An article in today’s New York Times brings many of the drastic changes at Delta SkyMiles that I’ve been talking about into stark relief.
[O]ne of the carrier’s biggest critics in recent months has been Gary Leff. Mr. Leff has a day job working as a chief financial officer at a university research center, but he spends his spare time running a service that helps people redeem their miles and blogging about loyalty programs. He has posted about Delta repeatedly.
With unwritten 3 week advance purchase requirements for many saver awards, miles are less helpful for last minute trips.
With more revenue-based redemptions — lower mileage requirements for super cheap flights, and much more expensive redemptions on pricey tickets — they’re taking away the opportunity to get outsized-value from the program.
Additive pricing — if you’re willing to pay extra miles for a level 3 or level 4 award on Delta, and one of the flights miraculously has saver award space, you can’t include that flight at the higher pricing. You get charged level 3 or 4 pricing for the expensive flight plus saver award pricing for the connection.
Delta does offer some free flights for less than 25,000 miles round-trip now. But Mr. Leff has done the math and has pointed out that the value you get per mile (when compared with the cash cost of the ticket) seems to rarely exceed two cents, an important figure that we’ll come back to shortly. Also, free flights in business class to Australia on Delta (long one of the magic redemption destinations for mile hoarders industrywide) now sometimes cost 830,000 miles per ticket, multiples of the former price.
The lack of clear predictable pricing irks Mr. Leff, even as it may help drive more people to his award-booking service. “I think Delta is not telling the truth, at a macro level, about the direction they’re taking the program,” he said. “And they’re making it harder for members to understand what their miles are worth.”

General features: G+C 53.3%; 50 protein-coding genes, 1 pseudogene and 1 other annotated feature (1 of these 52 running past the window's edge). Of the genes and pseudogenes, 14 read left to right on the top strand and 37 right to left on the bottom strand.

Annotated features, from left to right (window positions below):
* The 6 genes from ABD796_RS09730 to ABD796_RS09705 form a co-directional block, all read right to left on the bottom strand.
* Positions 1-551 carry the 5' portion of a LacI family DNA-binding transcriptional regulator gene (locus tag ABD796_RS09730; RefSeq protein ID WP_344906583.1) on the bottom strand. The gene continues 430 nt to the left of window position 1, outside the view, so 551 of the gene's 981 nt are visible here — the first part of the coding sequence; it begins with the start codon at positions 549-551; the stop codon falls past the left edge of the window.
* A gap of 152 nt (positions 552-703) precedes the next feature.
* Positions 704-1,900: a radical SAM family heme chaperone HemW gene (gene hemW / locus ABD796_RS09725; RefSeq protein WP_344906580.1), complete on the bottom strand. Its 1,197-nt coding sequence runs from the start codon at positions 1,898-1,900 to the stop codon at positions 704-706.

Changes implemented without notice — miles you’ve been saving for a honeymoon or anniversary suddenly become not enough for the trip you’re planning.
From the Times article:
Instead, Delta issues proclamations like this one that came along a few weeks ago: “For travel on or after June 1, 2016, the number of miles needed will change based on destination, demand and other considerations. But most Award prices will remain unchanged.”
Which destinations? How much demand? What other considerations? Which prices? The airline won’t say. You’re just supposed to cross your fingers and hope that you have enough miles come vacation time or if you have to get to a funeral quickly. Or hope for some magic.
But the biggest issue for me is what I believe is dishonest communication — they’ve taken away award charts so members can’t know what to expect, or when changes have even been made. When the airline says they’ve made changes, they won’t tell you what the changes are. It’s as though the airline believes that an ignorant consumer is their best customer.
You can still get value out of Delta miles. For now, international business class awards on partner airlines still make sense… although you may not be able to get Delta flights to connect to and from those, even more so than before with increased ‘journey control’ since you can’t even always combine multiple Delta flights that actually offer saver award space if you can find them.
Ultimately, the Times writer spoke with Delta, American, United, and American Express. The responses of each were telling.
I tried to get a Delta spokesman, Anthony Black, to address Mr. Leff’s truthiness point squarely, but I failed to get much that was new other than a link to a list of low-cost redemption opportunities.
…United and American customers who are aware of Delta’s moves are worried that those carriers will follow suit. “We won’t comment on any such changes, planned or otherwise,” said Rahsaan Johnson, a United spokesman. That’s not exactly encouraging. At least American’s representative, Laura Nedbal, said that the carrier planned no changes to its award chart, albeit with the now-standard “at this time” disclaimer. “We are always watching the competitive environment, and we’ll make sure AAdvantage is positioned as an industry-leading loyalty program,” she added.
…American Express issues the Delta credit cards, and when I asked the card company whether it thought the value of Delta miles had increased, decreased or stayed the same over the last two years, it refused to answer. That tells you all you need to know, doesn’t it?